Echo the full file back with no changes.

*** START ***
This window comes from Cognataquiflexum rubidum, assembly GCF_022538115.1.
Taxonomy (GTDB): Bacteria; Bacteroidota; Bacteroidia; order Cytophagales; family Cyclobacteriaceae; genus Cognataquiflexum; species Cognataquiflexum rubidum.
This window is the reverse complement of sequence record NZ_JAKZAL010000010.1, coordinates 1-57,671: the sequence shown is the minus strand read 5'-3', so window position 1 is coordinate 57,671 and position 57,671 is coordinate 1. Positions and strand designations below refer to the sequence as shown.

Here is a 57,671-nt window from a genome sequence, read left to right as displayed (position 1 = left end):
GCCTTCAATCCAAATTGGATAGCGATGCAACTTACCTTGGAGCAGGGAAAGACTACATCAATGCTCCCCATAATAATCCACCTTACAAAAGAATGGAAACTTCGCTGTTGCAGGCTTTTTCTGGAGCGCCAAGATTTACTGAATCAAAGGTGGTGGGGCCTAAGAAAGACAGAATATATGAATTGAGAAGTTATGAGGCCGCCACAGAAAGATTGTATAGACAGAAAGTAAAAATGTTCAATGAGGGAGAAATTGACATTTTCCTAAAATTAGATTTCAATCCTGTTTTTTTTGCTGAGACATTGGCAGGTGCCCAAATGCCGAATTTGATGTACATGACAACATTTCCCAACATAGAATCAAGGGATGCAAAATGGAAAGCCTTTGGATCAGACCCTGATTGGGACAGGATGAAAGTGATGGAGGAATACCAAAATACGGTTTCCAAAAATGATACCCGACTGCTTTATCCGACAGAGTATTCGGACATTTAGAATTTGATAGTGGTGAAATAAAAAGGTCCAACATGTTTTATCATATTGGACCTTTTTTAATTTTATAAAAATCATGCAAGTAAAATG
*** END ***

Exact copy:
This window comes from Cognataquiflexum rubidum, assembly GCF_022538115.1.
Taxonomy (GTDB): Bacteria; Bacteroidota; Bacteroidia; order Cytophagales; family Cyclobacteriaceae; genus Cognataquiflexum; species Cognataquiflexum rubidum.
This window is the reverse complement of sequence record NZ_JAKZAL010000010.1, coordinates 1-57,671: the sequence shown is the minus strand read 5'-3', so window position 1 is coordinate 57,671 and position 57,671 is coordinate 1. Positions and strand designations below refer to the sequence as shown.

Here is a 57,671-nt window from a genome sequence, read left to right as displayed (position 1 = left end):
GCCTTCAATCCAAATTGGATAGCGATGCAACTTACCTTGGAGCAGGGAAAGACTACATCAATGCTCCCCATAATAATCCACCTTACAAAAGAATGGAAACTTCGCTGTTGCAGGCTTTTTCTGGAGCGCCAAGATTTACTGAATCAAAGGTGGTGGGGCCTAAGAAAGACAGAATATATGAATTGAGAAGTTATGAGGCCGCCACAGAAAGATTGTATAGACAGAAAGTAAAAATGTTCAATGAGGGAGAAATTGACATTTTCCTAAAATTAGATTTCAATCCTGTTTTTTTTGCTGAGACATTGGCAGGTGCCCAAATGCCGAATTTGATGTACATGACAACATTTCCCAACATAGAATCAAGGGATGCAAAATGGAAAGCCTTTGGATCAGACCCTGATTGGGACAGGATGAAAGTGATGGAGGAATACCAAAATACGGTTTCCAAAAATGATACCCGACTGCTTTATCCGACAGAGTATTCGGACATTTAGAATTTGATAGTGGTGAAATAAAAAGGTCCAACATGTTTTATCATATTGGACCTTTTTTAATTTTATAAAAATCATGCAAGTAAAATG